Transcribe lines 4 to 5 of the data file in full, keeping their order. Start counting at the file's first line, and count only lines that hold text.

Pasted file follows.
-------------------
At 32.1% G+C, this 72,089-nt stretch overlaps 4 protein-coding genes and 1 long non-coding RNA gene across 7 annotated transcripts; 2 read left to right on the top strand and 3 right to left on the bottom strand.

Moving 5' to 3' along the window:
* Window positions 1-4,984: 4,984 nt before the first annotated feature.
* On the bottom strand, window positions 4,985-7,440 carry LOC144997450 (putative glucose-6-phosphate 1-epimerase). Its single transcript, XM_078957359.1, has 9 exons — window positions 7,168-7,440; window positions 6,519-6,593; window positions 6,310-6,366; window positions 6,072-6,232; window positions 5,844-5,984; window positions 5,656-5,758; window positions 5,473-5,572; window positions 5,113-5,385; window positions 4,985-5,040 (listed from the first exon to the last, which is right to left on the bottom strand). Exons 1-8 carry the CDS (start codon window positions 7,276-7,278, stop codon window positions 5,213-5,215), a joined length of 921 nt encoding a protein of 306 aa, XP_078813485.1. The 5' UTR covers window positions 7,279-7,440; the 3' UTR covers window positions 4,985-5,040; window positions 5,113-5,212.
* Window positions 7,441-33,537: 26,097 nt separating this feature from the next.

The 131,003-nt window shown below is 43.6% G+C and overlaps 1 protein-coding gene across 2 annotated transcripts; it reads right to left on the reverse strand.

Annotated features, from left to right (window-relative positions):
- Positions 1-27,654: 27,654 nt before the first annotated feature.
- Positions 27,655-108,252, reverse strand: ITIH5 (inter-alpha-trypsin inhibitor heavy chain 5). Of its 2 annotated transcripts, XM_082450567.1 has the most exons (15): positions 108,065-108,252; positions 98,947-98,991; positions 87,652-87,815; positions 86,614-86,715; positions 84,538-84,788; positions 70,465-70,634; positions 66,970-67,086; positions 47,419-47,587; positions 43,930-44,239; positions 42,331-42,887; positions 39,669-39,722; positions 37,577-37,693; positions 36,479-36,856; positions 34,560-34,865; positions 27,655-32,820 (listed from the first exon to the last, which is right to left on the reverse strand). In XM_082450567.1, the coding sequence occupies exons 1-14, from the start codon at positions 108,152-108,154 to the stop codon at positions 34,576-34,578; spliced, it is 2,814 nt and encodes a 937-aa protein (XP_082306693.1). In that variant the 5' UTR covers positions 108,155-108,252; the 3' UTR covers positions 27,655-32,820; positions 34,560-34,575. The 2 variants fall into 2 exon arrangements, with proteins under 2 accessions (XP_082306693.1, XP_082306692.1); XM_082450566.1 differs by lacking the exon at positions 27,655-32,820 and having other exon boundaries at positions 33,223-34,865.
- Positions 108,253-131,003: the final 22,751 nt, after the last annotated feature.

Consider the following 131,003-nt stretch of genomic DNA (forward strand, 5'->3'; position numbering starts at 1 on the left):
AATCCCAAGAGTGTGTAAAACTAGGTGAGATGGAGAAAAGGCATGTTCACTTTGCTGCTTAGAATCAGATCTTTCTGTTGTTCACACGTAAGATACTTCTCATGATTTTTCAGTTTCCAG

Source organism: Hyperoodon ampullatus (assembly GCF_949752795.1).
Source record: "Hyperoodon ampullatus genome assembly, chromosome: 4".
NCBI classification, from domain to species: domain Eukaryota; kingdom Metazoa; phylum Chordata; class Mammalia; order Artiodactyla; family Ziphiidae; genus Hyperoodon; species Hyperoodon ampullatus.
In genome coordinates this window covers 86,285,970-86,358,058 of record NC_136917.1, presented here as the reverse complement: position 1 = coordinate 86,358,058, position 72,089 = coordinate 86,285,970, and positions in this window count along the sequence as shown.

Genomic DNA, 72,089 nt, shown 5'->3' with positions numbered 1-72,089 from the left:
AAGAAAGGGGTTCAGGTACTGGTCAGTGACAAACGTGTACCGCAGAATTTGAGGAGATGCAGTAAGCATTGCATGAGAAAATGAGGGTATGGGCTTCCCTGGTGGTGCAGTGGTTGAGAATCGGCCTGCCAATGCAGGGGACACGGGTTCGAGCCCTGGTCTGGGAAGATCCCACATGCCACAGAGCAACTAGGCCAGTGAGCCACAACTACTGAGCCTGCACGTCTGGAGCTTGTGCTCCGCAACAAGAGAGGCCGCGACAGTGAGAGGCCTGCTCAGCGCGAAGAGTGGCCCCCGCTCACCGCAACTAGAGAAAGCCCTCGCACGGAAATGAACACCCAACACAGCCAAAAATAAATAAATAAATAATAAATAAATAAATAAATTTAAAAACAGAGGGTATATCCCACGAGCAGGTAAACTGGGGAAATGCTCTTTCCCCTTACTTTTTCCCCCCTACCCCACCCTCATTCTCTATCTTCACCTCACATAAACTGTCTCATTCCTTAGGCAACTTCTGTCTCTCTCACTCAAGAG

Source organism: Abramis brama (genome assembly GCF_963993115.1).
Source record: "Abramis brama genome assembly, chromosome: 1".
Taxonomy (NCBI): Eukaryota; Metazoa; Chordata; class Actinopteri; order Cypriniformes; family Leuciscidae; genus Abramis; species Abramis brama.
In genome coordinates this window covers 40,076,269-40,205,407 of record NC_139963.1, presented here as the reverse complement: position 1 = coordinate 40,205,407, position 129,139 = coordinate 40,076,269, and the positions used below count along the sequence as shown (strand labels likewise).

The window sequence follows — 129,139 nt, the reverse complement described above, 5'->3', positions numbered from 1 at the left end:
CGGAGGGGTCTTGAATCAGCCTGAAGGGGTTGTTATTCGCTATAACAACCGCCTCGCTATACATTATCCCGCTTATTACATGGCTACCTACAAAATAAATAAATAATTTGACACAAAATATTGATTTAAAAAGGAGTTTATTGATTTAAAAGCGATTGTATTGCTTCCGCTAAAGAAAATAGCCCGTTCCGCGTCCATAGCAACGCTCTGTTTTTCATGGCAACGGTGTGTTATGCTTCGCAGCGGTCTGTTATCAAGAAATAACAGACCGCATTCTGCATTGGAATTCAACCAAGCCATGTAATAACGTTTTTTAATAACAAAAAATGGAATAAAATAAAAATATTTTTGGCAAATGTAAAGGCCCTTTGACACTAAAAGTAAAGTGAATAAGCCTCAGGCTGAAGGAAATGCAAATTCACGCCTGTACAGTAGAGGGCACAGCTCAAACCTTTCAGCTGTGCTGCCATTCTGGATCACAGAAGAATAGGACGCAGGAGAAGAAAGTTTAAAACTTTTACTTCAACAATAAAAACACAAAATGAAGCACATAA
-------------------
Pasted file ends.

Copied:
* On the bottom strand, window positions 4,985-7,440 carry LOC144997450 (putative glucose-6-phosphate 1-epimerase). Its single transcript, XM_078957359.1, has 9 exons — window positions 7,168-7,440; window positions 6,519-6,593; window positions 6,310-6,366; window positions 6,072-6,232; window positions 5,844-5,984; window positions 5,656-5,758; window positions 5,473-5,572; window positions 5,113-5,385; window positions 4,985-5,040 (listed from the first exon to the last, which is right to left on the bottom strand). Exons 1-8 carry the CDS (start codon window positions 7,276-7,278, stop codon window positions 5,213-5,215), a joined length of 921 nt encoding a protein of 306 aa, XP_078813485.1. The 5' UTR covers window positions 7,279-7,440; the 3' UTR covers window positions 4,985-5,040; window positions 5,113-5,212.
* Window positions 7,441-33,537: 26,097 nt separating this feature from the next.